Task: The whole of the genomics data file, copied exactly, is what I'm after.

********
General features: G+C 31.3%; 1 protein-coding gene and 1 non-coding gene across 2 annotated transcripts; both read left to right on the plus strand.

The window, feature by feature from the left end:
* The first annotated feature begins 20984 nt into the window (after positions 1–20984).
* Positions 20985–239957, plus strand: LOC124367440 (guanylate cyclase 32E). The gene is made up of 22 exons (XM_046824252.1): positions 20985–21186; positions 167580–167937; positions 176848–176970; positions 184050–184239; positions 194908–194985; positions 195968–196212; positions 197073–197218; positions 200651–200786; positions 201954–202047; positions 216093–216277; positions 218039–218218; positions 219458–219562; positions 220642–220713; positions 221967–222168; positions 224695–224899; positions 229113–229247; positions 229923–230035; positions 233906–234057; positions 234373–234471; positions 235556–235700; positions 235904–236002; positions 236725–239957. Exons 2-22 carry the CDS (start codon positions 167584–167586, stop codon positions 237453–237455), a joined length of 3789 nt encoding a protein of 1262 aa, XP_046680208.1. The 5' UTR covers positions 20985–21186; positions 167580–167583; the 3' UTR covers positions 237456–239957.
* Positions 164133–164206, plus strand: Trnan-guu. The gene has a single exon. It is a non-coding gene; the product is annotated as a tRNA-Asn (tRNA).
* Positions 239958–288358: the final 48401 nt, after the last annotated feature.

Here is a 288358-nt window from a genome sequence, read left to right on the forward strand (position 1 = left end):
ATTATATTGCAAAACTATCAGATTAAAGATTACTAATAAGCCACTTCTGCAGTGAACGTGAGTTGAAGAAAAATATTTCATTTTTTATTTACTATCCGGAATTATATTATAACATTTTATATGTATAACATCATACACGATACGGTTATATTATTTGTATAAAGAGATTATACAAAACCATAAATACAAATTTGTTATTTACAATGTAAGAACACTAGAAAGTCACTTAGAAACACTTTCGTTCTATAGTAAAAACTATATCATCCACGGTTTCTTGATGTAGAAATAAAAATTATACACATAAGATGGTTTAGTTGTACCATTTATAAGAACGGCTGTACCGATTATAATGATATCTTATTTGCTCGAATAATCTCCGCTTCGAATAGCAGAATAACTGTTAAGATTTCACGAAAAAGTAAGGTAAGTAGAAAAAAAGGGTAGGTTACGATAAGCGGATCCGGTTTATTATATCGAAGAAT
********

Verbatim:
General features: G+C 31.3%; 1 protein-coding gene and 1 non-coding gene across 2 annotated transcripts; both read left to right on the plus strand.

The window, feature by feature from the left end:
* The first annotated feature begins 20984 nt into the window (after positions 1–20984).
* Positions 20985–239957, plus strand: LOC124367440 (guanylate cyclase 32E). The gene is made up of 22 exons (XM_046824252.1): positions 20985–21186; positions 167580–167937; positions 176848–176970; positions 184050–184239; positions 194908–194985; positions 195968–196212; positions 197073–197218; positions 200651–200786; positions 201954–202047; positions 216093–216277; positions 218039–218218; positions 219458–219562; positions 220642–220713; positions 221967–222168; positions 224695–224899; positions 229113–229247; positions 229923–230035; positions 233906–234057; positions 234373–234471; positions 235556–235700; positions 235904–236002; positions 236725–239957. Exons 2-22 carry the CDS (start codon positions 167584–167586, stop codon positions 237453–237455), a joined length of 3789 nt encoding a protein of 1262 aa, XP_046680208.1. The 5' UTR covers positions 20985–21186; positions 167580–167583; the 3' UTR covers positions 237456–239957.
* Positions 164133–164206, plus strand: Trnan-guu. The gene has a single exon. It is a non-coding gene; the product is annotated as a tRNA-Asn (tRNA).
* Positions 239958–288358: the final 48401 nt, after the last annotated feature.

Here is a 288358-nt window from a genome sequence, read left to right on the forward strand (position 1 = left end):
ATTATATTGCAAAACTATCAGATTAAAGATTACTAATAAGCCACTTCTGCAGTGAACGTGAGTTGAAGAAAAATATTTCATTTTTTATTTACTATCCGGAATTATATTATAACATTTTATATGTATAACATCATACACGATACGGTTATATTATTTGTATAAAGAGATTATACAAAACCATAAATACAAATTTGTTATTTACAATGTAAGAACACTAGAAAGTCACTTAGAAACACTTTCGTTCTATAGTAAAAACTATATCATCCACGGTTTCTTGATGTAGAAATAAAAATTATACACATAAGATGGTTTAGTTGTACCATTTATAAGAACGGCTGTACCGATTATAATGATATCTTATTTGCTCGAATAATCTCCGCTTCGAATAGCAGAATAACTGTTAAGATTTCACGAAAAAGTAAGGTAAGTAGAAAAAAAGGGTAGGTTACGATAAGCGGATCCGGTTTATTATATCGAAGAAT